TO KNOW ABOUT PUMPKINS
Sometime between a thousand and two thousand years ago, the first agricultural seed plants of the western hemisphere were developed. They were originally culled from wild species and then cultivated to improve the quality and quantity of the plant. This is nothing new in the civilized world, it is just another part of the long story that began thousands of years earlier, when rice was first cultivated in southeast Asia. Rice was the first seed crop, which meant that farmers could save the seeds from one year's harvest, and plant them the next spring.
(PHOTO ABOVE: Bruno Bohrer inspects a Trojan Horse made entirely of pumpkins and gourds from his farm in the German district of Breisgau-Hochschwarzwald. Each fall he commissions harvest-themed sculptures to attract diners to his farm's restaurant. )
The word pumpkin originated from the Greek word "Pepõn" which means large melon. The word gradually morphed by the French, English and then Americans into the word "pumpkin." Pumpkins and squash are believed to have originated in the ancient Americas. These early pumpkins were not the traditional round orange upright Jack-O-Lantern fruit we think of today when you hear the word pumpkin. They were a crooked neck variety which stored well.
Archeologists have determined that variations of squash and pumpkins were cultivated along river and creek banks along with sunflowers and beans. This took place long before the emergence of maize (corn). After maize was introduced, ancient farmers learned to grow squash with maize and beans using the "Three Sisters" tradition.
It is said that Columbus carried pumpkin seeds back with him to Europe. There they were used to feed pigs, not yet considered a human food source. Native Americans introduced pumpkins and squash to the Pilgrims. Pumpkins were an important food source for the pilgrims, as they stored well, which meant they would have a nutritious food source during the winter months. It is documented that pumpkins were served at the second Thanksgiving celebration.
The Pilgrims would cut the top off of the pumpkin, scoop the seeds out, and fill the cavity with cream, honey, eggs and spices. They placed the top back on and carefully buried it in the hot ashes of a cooking fire. When finished cooking, they lifted this blackened item from the earth with no pastry shell whatsoever. They scooped the contents out along with the cooked flesh of the shell like a custard. The Pilgrims were also known to make pumpkin beer. They fermented a combination of persimmons, hops, maple sugar and pumpkin to make this early colonial brew. In early colonies, pumpkin shells were used as a template for haircuts to ensure a round and uniform finished cut. As a result of this practice, New Englanders were sometimes nicknamed "pumpkinheads".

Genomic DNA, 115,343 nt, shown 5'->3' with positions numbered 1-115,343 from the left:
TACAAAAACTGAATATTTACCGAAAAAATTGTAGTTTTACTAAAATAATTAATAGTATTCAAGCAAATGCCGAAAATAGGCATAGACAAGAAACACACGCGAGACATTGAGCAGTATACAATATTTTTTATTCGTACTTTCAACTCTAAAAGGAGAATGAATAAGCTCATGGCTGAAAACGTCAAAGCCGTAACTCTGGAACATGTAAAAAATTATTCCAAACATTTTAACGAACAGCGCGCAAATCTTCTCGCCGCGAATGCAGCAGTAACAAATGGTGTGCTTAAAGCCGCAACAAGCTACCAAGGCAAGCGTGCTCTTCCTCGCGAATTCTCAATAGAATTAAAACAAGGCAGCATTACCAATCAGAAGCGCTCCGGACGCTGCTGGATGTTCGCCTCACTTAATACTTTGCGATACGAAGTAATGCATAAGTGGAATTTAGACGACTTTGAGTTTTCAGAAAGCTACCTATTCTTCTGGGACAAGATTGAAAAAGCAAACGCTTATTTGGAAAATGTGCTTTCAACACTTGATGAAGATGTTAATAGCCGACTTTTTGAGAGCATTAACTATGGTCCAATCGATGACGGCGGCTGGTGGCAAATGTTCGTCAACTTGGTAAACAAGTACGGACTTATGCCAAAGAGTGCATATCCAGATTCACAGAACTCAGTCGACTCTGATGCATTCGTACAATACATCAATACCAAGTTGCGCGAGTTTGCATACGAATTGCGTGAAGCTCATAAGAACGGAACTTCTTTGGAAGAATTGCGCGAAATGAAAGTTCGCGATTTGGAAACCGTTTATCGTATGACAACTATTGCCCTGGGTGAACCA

There are many theories as to the origins of Jack-o-lanterns and Halloween. Early Jack-o-lanterns were carved from turnips and potatoes by the Irish and Scottish and carried in Celtic celebrations. The English used beets. Lumps of coal were lit on fire and placed inside the hollow root vegetables.
When European settlers arrived in America, they found that our American pumpkin varieties were well suited to being carved as a "Jack's" lanterns. They are fairly large in size, have upright strong walls, and most importantly a large hollow cavity. In the late 1800s there was a movement to turn Halloween into a celebration emphasizing community and neighborhood activities and parties. This is the Halloween we know and celebrate today.
Legend of the Jack-o-Lantern: People have been making jack-o-lanterns at Halloween for centuries. The practice originated from an Irish myth about a man nicknamed "Stingy Jack." According to the story, Stingy Jack invited the Devil to have a drink with him. True to his name, Stingy Jack didn't want to pay for his drink, so he convinced the Devil to turn himself into a coin that Jack could use to buy their drinks. Once the Devil did so, Jack decided to keep the money and put it into his pocket next to a silver cross, which prevented the Devil from changing back into his original form.
Jack eventually freed the Devil, under the condition that he would not bother Jack for one year and that, should Jack die, he would not claim his soul. The next year, Jack again tricked the Devil into climbing into a tree to pick a piece of fruit. While he was up in the tree, Jack carved a sign of the cross into the tree's bark so that the Devil could not come down until the Devil promised Jack not to bother him for ten more years.
Soon after, Jack died. As the legend goes, God would not allow such an unsavory figure into heaven. The Devil, upset by the trick Jack had played on him and keeping his word not to claim his soul, would not allow Jack into hell. He sent Jack off into the dark night with only a burning coal to light his way. Jack put the coal into a carved out turnip and has been roaming the Earth with it ever since.
The Irish began to refer to this ghostly figure as "Jack of the Lantern," and then, simply "Jack O'Lantern." In Ireland and Scotland, people began to make their own versions of Jack's lanterns by carving scary faces into turnips or potatoes and placing them into windows or near doors to frighten away Stingy Jack and other wandering evil spirits.
In England, large beets are used. Immigrants from these countries brought the jack o'lantern tradition with them when they came to the United States. They soon found that pumpkins, a fruit native to America, make perfect jack o' lanterns. ~Source: The History Channel